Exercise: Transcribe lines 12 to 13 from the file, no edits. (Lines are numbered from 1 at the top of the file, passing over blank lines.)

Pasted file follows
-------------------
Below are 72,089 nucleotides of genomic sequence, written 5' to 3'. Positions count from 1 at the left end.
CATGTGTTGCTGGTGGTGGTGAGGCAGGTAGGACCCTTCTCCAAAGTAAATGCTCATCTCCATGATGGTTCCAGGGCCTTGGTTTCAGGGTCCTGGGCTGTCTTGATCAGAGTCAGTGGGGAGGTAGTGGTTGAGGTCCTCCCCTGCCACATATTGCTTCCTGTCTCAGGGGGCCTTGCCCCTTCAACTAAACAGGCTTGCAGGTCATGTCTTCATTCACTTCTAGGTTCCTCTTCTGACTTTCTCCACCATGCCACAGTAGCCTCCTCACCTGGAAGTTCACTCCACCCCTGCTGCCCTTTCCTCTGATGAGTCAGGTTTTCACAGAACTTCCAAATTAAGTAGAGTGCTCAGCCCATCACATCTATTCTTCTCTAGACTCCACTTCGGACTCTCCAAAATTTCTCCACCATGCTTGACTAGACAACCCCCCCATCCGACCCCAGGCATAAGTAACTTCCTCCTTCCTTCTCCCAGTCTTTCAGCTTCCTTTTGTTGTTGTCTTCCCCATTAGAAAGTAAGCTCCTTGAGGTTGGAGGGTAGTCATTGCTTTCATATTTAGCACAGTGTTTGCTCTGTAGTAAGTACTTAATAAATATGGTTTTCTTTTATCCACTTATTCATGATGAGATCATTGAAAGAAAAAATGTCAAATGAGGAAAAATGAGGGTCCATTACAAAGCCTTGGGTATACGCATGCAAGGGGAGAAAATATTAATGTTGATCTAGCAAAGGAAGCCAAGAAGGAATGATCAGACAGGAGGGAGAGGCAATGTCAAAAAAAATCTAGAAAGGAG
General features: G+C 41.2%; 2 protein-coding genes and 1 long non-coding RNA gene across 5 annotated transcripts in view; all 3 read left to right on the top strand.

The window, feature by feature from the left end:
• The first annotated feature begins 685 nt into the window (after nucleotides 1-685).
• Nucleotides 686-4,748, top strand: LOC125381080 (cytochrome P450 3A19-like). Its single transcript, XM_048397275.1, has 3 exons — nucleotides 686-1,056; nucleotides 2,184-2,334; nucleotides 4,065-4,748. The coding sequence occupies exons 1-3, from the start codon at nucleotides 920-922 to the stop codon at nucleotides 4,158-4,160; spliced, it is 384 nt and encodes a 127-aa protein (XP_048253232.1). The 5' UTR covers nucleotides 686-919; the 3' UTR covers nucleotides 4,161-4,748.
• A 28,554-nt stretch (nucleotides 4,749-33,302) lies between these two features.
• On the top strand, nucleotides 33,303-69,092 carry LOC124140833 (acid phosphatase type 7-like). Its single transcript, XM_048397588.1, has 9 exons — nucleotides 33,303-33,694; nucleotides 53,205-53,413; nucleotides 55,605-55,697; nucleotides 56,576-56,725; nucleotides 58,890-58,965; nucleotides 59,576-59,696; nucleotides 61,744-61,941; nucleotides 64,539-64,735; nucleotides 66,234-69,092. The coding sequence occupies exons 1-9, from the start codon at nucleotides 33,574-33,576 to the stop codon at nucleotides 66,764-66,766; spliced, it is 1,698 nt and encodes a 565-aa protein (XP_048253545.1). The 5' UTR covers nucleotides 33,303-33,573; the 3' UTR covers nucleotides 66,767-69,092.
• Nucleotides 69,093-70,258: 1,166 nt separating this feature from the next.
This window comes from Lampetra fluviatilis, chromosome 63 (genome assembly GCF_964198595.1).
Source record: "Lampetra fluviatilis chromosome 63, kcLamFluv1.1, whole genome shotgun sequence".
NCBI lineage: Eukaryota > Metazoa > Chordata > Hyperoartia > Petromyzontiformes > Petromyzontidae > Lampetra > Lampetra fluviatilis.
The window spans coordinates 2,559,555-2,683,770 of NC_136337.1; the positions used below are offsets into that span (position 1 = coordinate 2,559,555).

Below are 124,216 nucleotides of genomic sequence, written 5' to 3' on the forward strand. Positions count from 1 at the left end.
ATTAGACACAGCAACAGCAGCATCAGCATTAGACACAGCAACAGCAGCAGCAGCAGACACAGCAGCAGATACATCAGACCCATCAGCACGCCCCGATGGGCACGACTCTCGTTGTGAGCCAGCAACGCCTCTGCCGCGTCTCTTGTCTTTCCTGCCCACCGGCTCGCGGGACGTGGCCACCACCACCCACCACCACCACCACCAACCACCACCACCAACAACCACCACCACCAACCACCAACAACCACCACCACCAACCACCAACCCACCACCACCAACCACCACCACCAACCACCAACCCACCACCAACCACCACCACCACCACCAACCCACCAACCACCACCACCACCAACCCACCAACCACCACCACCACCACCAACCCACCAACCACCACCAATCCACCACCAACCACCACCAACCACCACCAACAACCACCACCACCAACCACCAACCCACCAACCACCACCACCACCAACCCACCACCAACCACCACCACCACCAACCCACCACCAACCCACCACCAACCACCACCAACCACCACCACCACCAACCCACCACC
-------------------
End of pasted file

NCBI lineage: Eukaryota > Metazoa > Chordata > Hyperoartia > Petromyzontiformes > Petromyzontidae > Lampetra > Lampetra fluviatilis.
The window spans coordinates 2,559,555-2,683,770 of NC_136337.1; the positions used below are offsets into that span (position 1 = coordinate 2,559,555).